Find out what the best destinations in the United States are as awarded by millions of real travelers.
New York City, New York
Here's what we tell friends who are visiting New York for the first time: See the Empire State Building, Times Square and the museums first. Go to at least one Broadway show. But then pick a neighborhood—any neighborhood—to explore in-depth. It's impossible to see all NYC has to offer in a single trip, but focusing on, say, African-American culture in Harlem or immigrant history on the Lower East Side can be quite rewarding.
San Francisco, California
Who cares about a little fog (okay, a lot of fog) when there’s so much to do in San Francisco? By day, explore Fisherman’s Wharf and the Aquarium of the Bay, ride a cable car, and stroll around the Presidio; by night, have a fabulous dinner (at a Michelin-starred restaurant or a tiny place in Chinatown), then hit some of the best clubs on the West Coast.
If you’re a history buff and a die-hard foodie, Chicago’s your kind of town. Take an architectural-history walking tour, then dine at Alinea (the most celebrated molecular-gastronomy restaurant in the U.S.). And don’t miss the Museum of Science and Industry, the biggest science museum in the Western Hemisphere.
Las Vegas, Nevada
In Las Vegas, you’ll find restaurants run by the world’s finest chefs, opulent spas, and sophisticated hotels… along with penny slots, Elvis impersonators, and indoor Venetian canals (complete with gondoliers). Why come here? Because there is simply no other place on the planet like Las Vegas. And we wouldn’t have it any other way.
Honolulu is a legendary surfing destination. But even if you don’t know a boogie board from a surfboard, you’ll find a beach here that appeals to you (and, if you want to learn the difference, you can find a great instructor to teach you). Swimming, kayaking, snorkeling, outrigger canoeing or just sunbathing… it’s all available in Honolulu.
Los Angeles, California
Hit the beach in Santa Monica or Venice, go celebrity-spotting at the Chateau Marmont, ride the roller coasters at Universal Studios Hollywood… there are almost too many options! History buffs will love a visit to Olvera Street, the city’s oldest and home to many stalls selling Mexican crafts. And for something you won’t see anywhere else, check out the bubbling (and, erm, uniquely fragrant) La Brea Tar Pits.
New Orleans, Louisiana
As a visitor in New Orleans, you can expect the locals to pull out all the stops to show you a good time. And it's way more than just a demonstration of Southern hospitality-- "laisser les bon temps rouler," or "let the good times roll" is the city's unofficial motto. So take a tour of the elegant Garden District, hit a jazz club, dine at the Commander's Palace, or join the crowds on Bourbon Street. The Big Easy has much to celebrate these days, now that it's had nearly five years to rebuild from Hurricane Katrina, and you'll be welcomed with open arms.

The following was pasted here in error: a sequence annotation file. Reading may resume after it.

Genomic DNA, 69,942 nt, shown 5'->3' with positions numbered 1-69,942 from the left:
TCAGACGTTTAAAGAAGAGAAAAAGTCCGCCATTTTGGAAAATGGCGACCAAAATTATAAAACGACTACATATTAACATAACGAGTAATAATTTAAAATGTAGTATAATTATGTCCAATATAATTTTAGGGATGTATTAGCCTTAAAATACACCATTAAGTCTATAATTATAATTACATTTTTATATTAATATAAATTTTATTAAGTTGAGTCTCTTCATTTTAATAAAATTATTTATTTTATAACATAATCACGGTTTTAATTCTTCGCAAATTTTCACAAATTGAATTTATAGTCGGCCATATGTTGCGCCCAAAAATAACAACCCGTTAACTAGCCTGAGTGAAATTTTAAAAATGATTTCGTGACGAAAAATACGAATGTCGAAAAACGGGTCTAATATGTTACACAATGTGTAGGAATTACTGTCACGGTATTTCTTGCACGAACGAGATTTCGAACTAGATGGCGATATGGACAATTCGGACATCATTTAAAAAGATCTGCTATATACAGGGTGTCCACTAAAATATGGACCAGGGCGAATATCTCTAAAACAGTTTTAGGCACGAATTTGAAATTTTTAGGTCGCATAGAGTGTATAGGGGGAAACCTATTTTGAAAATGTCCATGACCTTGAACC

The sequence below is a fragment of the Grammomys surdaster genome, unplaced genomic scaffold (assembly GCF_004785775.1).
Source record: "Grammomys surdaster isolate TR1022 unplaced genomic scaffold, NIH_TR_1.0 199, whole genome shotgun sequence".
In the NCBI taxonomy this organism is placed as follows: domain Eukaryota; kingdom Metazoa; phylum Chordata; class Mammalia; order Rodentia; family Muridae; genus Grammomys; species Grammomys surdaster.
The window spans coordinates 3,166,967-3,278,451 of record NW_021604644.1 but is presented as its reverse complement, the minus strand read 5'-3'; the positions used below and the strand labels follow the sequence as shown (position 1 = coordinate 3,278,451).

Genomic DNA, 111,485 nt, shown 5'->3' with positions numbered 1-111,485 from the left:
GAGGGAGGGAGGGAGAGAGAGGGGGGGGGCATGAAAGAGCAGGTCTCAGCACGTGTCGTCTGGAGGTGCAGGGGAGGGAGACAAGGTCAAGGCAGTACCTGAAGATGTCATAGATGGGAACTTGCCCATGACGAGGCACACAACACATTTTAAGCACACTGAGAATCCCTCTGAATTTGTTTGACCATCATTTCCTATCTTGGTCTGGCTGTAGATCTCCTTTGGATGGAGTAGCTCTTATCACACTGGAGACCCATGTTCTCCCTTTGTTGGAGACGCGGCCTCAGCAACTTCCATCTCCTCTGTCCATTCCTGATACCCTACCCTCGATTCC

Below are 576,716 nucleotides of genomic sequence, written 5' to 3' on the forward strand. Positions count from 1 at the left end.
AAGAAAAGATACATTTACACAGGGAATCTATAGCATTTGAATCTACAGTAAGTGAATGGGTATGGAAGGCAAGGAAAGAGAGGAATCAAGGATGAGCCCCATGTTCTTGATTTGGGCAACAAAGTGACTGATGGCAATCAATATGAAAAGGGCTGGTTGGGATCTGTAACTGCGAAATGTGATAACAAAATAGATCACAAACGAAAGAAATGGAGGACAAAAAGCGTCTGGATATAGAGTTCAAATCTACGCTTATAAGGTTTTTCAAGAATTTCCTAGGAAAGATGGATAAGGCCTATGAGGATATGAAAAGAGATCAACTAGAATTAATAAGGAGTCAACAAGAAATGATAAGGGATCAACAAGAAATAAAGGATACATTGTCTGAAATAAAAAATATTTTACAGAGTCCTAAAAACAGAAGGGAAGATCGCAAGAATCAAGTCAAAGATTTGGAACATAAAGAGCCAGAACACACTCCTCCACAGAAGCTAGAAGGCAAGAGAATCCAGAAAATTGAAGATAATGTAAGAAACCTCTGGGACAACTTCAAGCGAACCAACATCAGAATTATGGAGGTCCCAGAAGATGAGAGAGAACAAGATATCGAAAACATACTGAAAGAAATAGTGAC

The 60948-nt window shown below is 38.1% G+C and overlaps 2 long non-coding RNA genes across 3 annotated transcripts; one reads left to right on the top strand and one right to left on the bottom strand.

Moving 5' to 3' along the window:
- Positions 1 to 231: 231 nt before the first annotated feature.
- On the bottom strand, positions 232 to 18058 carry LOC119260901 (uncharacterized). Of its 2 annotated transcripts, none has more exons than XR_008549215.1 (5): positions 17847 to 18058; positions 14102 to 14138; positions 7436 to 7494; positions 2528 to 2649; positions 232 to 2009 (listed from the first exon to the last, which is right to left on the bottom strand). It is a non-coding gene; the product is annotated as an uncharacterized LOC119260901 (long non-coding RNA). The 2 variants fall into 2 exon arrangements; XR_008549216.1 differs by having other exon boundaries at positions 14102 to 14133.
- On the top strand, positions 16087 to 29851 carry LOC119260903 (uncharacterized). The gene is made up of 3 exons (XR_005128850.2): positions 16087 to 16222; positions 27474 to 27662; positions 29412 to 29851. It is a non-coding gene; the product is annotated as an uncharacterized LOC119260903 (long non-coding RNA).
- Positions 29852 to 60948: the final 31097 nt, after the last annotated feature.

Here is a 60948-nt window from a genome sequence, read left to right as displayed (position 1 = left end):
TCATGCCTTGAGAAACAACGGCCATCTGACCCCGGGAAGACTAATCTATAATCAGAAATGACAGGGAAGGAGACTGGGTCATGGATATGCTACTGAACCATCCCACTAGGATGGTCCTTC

Seattle's petite downtown area and many attractions make it possible to pack a week’s experience into a weekend. Grab a latte and start at the world-famous Pike Place Market. Watch the fish fly and then head to the Space Needle for a dramatic view of the city and its surrounding waters. Return to earth and jump aboard a moonlit dinner cruise to Blake Island or canoe through the arboretum.
San Diego, California
Looking for a classic California beach experience, with a boardwalk, beach volleyball, even a classic amusement park? You can find it at Mission Beach in San Diego. After you’re done swimming and sunning, hit one of the many beachside restaurants and bars for some live music, dancing and a tropical drink.
Orlando’s theme parks are (obviously) a big draw. But there's much more to Orlando than thrill rides and costumed characters. How about a hot-air balloon ride? Indoor skydiving? Parasailing? You’ll find it all here. And whether you're in town for a romantic weekend or a budget family vacation, there's a hotel in Orlando to suit your taste and budget.
Washington DC, District of Columbia
You’ll wonder why you don’t live in Portland after you’ve visited this laid-back and friendly city. With a reputation for manicured parks, eclectic nightlife, fine micro-breweries and distilleries, and nature that cuts right into the city, Portland’s a Pacific Northwest must-visit. Don’t miss the famous Japanese Garden, one of the largest and most beautiful of its kind outside of Japan.
San Antonio, Texas
If you tried to imagine a place where the sights, sounds and flavors of Native America, Old Mexico and the Wild West blend effortlessly with the hustle and bustle of a modern city, it would probably look a lot like San Antonio. Visit the Alamo, of course, and explore adobe architecture at Casa Navarro State Park. Kids will love HemisFair Urban Park and SeaWorld.